the definitive update (with pictures…)
by Eric Daryl Meyer
Yesterday, I sent a long informative email to everyone on my list about the state of life here in New York, if you didn’t get it and you’d like to recieve such things, shoot me an email, I’ll add you. The letter is below…
Dear Friends and Family,
A letter from a new horizon! Who could have known we’d end up here? New York…the last place I thought I’d ever live.
I wanted to write a brief letter to explain our new situation, pass along our new contact information, and let everyone in on the most recent happenings on the Meyer front. I hope that this finds you all doing well.
A little over three weeks ago Carolyn left California, boarded a plane in Reno and took off into the unknown. Touching down in Albany, she and her dad wandered the streets for a few days putting things together. Willy had the privilege of being the sole (familial) witness to Carolyn’s oathing (the hippocratic version) and white coat ceremony. She began classes a few days later and has been assiduously cramming her mind full of cell biology and genetics ever since. Tomorrow is her first test. I’m watching her scramble through her notes as I type. She will do well, I’m sure.
Meanwhile, I was finishing up the summer’s responsibilities leading a group of college students through the Hoover (not quite yet) Wilderness. I finished up the trip and cleaned the gear with the rest of the Treks crew. Brad and I spent a day climbing Cathedral Peak and Eichorn’s Pinnacle in Yosemite. These are by far the two most dramatic summits I’ve ever placed myself upon–each is no bigger than a dinner table at the top. A few pictures for you:
Cathedral Peak from Below
Brad on top of Eichorn with Cathedral behind (its the left-most nub)
After this fitting end to the summer, Brad and I drove all of Treks gear back to Oregon. Then for the last time, I loaded all our worldly belongings into the back of the black truck–this move marks the end of the “one truck” rule, as well as that limit has served us.
I can now proudly boast to have driven nearly the entire length of I-90 (omitting the section from Albany to Boston). Brad and I took two days to make it to his home in Billings, Montana. Along the way we spent a night with Casey and company in Missoula, a friend and a city both dear to me. All in all the journey entailed sixty hours in the front seat over the course of five days. The last day was the most difficult–$16 dollars in tolls (who knew you had to pay for the privilege of using the main highway out here), $12 in coffee, and $130 in gas moved me the fifteen hours from Milwaukee to Albany… and in the front door of our new apartment.
The Front Door
The Living Room and Desk
The Scholar’s Eye View…
Bedroom (a bit sparse yet)
Our Very Own Deck!
Washington Park across the Street
As for the present, Carolyn’s daily tasks are fairly well-defined by her vocation assimilating the skills and knowledge necessary within the medical field. She’s also trying to dispatch with a few lingering audio courses from Regent (in her spare time – Ha!). On the whole, she really seems to be enjoying it.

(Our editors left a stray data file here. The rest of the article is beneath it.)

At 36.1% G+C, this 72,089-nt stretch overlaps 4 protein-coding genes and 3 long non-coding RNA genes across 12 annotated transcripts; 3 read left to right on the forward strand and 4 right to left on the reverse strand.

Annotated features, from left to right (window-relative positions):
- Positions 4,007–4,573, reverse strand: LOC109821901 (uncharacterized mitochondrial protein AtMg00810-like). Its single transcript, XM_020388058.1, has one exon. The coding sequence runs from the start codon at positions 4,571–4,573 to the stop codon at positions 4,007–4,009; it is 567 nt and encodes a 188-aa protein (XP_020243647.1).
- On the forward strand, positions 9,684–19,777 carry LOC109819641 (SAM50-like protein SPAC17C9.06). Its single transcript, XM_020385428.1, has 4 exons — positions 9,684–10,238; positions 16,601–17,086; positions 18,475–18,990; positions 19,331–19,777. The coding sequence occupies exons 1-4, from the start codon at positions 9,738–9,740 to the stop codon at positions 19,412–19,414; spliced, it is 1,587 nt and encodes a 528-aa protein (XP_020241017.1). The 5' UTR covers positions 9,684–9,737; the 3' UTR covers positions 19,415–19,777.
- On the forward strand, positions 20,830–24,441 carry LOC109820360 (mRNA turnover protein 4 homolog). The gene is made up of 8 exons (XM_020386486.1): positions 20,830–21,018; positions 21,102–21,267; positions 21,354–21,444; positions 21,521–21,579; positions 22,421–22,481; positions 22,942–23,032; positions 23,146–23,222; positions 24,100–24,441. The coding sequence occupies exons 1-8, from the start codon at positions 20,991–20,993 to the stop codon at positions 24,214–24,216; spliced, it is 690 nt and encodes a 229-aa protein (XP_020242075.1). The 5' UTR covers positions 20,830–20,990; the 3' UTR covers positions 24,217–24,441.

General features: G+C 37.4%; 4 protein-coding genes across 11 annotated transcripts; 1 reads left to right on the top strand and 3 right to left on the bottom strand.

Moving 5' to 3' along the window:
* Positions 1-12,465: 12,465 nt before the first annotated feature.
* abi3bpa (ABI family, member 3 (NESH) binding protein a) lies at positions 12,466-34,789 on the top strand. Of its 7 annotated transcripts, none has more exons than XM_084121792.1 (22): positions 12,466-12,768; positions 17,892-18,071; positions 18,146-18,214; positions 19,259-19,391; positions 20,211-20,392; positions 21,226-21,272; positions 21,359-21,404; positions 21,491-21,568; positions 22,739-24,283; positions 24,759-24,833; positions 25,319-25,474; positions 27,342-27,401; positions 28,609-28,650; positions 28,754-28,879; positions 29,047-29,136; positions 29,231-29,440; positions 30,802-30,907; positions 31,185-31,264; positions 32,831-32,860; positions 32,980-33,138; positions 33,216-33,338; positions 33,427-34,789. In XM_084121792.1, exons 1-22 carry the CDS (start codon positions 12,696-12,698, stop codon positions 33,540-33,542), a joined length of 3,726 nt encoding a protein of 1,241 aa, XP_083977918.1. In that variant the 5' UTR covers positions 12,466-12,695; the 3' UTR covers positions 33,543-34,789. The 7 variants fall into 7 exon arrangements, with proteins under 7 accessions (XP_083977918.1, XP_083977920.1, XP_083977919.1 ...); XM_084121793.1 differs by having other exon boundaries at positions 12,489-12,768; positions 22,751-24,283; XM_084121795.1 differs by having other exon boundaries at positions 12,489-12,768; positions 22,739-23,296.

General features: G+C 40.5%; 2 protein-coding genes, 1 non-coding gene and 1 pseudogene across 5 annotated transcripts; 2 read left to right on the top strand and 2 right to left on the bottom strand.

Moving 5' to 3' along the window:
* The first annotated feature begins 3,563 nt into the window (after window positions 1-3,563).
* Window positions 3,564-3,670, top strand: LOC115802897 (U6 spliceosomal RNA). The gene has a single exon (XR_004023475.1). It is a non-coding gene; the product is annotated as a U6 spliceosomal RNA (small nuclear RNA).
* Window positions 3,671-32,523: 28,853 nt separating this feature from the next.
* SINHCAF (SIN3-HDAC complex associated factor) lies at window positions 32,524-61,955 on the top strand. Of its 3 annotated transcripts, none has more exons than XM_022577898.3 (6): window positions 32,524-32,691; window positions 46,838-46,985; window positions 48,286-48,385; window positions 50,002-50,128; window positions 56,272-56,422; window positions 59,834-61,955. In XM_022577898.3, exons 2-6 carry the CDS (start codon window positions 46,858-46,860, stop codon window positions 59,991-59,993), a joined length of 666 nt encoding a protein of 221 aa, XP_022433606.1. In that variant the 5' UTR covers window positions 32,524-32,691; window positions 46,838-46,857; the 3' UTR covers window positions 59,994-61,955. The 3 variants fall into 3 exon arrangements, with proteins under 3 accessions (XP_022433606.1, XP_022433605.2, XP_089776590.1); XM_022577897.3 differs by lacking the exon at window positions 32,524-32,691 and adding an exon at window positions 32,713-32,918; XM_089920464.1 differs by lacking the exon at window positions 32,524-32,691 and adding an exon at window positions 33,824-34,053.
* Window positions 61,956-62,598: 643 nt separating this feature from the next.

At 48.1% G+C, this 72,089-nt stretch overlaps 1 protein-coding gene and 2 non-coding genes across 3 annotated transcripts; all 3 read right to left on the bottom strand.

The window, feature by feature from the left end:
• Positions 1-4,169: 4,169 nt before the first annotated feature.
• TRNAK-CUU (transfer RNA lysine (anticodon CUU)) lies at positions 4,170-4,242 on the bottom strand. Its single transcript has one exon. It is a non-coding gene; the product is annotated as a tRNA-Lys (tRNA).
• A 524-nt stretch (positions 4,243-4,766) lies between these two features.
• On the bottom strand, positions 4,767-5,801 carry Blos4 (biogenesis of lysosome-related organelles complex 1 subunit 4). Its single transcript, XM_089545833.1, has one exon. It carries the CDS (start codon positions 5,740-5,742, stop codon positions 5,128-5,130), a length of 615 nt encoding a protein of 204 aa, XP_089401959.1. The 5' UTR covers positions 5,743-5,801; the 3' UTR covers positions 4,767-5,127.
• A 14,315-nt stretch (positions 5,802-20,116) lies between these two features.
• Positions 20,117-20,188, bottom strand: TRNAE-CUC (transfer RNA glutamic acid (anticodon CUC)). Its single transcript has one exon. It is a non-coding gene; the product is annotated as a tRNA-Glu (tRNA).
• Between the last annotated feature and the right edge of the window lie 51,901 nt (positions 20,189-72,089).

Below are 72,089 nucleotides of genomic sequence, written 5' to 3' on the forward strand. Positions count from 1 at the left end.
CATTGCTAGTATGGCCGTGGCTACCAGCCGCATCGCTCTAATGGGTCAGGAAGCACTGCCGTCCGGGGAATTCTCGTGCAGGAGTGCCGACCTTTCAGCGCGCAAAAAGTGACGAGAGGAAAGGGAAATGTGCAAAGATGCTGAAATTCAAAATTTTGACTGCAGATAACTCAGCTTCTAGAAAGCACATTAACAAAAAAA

For myself, I’m working on the Master’s thesis that I owe Regent–concerning Dietrich Bonhoeffer and the knowledge of good and evil. In addition, I’m applying to “local” PhD programs in theology – Boston, New York (city and state), Connecticut. That entails taking the GRE’s in another month, and I’m studying my analogies and quantitative comparisons. The application process is quite daunting, not least because of the caliber of the programs I’m trying to get into. There’s not much for it other than to take the whole mess one step at a time and launch myself out there as best I can. I’ll keep you posted as things develop. The thesis should be finished (fingers crossed when they’re not typing) by the end of December, and my slate with Regent clean. That will allow me to work in the winter, spring, and summer, and try to put a dent in the pile of student loan money financing our respective aspirations to brilliance.
Our biggest challenge at the moment is the distance between us and all of our networks. As transient as our lives have been in the last few years, we’ve wandered fairly tight circles around the Western half of the continent. We know and love people in California, Colorado, British Colombia, Oregon, Montana and Washington. So far as phones and planes are concerned, New York is no further from Denver than Vancouver is, but the distance still feels much greater. It is especially poignant as we both face so many new challenges and uncertainties in the next year or two. We will need to reach west and draw on our support networks in the midst of all this transition. Your thoughts and prayers in this regard are much appreciated. Carolyn is making friends with her fellow docs-in-training, and we are looking for a local church to be involved with. Both of those things will help, especially as my work is essentially solitary this fall.
I hope that all of you are enjoying your fall. Perhaps this letter will do something to shed light on our activities and our direction–we’ve largely disappeared for the last while. The mass email is not my favorite genre of communication, but for this sort of thing it seems helpful. I promise a bit more personal attention if you drop me a few lines.
Eric (and Carolyn)